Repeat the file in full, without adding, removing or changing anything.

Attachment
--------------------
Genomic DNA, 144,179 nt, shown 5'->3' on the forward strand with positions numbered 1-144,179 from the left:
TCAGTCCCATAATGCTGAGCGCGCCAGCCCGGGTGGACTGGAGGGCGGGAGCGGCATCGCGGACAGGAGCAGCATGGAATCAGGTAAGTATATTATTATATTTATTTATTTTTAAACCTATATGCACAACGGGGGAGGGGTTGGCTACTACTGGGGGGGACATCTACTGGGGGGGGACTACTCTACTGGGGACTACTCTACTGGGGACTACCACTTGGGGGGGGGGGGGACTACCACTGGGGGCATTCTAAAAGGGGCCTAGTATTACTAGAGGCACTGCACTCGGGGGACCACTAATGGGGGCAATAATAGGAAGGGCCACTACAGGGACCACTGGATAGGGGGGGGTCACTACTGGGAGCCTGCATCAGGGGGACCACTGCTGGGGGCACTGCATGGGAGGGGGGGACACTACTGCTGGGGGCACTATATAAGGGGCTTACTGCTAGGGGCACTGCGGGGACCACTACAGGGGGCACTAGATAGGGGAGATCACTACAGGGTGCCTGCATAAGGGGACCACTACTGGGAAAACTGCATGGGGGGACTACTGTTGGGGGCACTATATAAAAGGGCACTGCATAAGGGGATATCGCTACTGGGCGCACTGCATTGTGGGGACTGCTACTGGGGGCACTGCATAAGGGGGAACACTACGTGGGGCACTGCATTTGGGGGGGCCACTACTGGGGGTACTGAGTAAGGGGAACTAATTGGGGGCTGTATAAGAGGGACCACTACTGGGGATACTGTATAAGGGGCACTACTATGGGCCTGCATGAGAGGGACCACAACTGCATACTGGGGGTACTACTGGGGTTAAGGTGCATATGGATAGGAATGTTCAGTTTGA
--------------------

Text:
Genomic DNA, 144,179 nt, shown 5'->3' on the forward strand with positions numbered 1-144,179 from the left:
TCAGTCCCATAATGCTGAGCGCGCCAGCCCGGGTGGACTGGAGGGCGGGAGCGGCATCGCGGACAGGAGCAGCATGGAATCAGGTAAGTATATTATTATATTTATTTATTTTTAAACCTATATGCACAACGGGGGAGGGGTTGGCTACTACTGGGGGGGACATCTACTGGGGGGGGACTACTCTACTGGGGACTACTCTACTGGGGACTACCACTTGGGGGGGGGGGGGACTACCACTGGGGGCATTCTAAAAGGGGCCTAGTATTACTAGAGGCACTGCACTCGGGGGACCACTAATGGGGGCAATAATAGGAAGGGCCACTACAGGGACCACTGGATAGGGGGGGGTCACTACTGGGAGCCTGCATCAGGGGGACCACTGCTGGGGGCACTGCATGGGAGGGGGGGACACTACTGCTGGGGGCACTATATAAGGGGCTTACTGCTAGGGGCACTGCGGGGACCACTACAGGGGGCACTAGATAGGGGAGATCACTACAGGGTGCCTGCATAAGGGGACCACTACTGGGAAAACTGCATGGGGGGACTACTGTTGGGGGCACTATATAAAAGGGCACTGCATAAGGGGATATCGCTACTGGGCGCACTGCATTGTGGGGACTGCTACTGGGGGCACTGCATAAGGGGGAACACTACGTGGGGCACTGCATTTGGGGGGGCCACTACTGGGGGTACTGAGTAAGGGGAACTAATTGGGGGCTGTATAAGAGGGACCACTACTGGGGATACTGTATAAGGGGCACTACTATGGGCCTGCATGAGAGGGACCACAACTGCATACTGGGGGTACTACTGGGGTTAAGGTGCATATGGATAGGAATGTTCAGTTTGA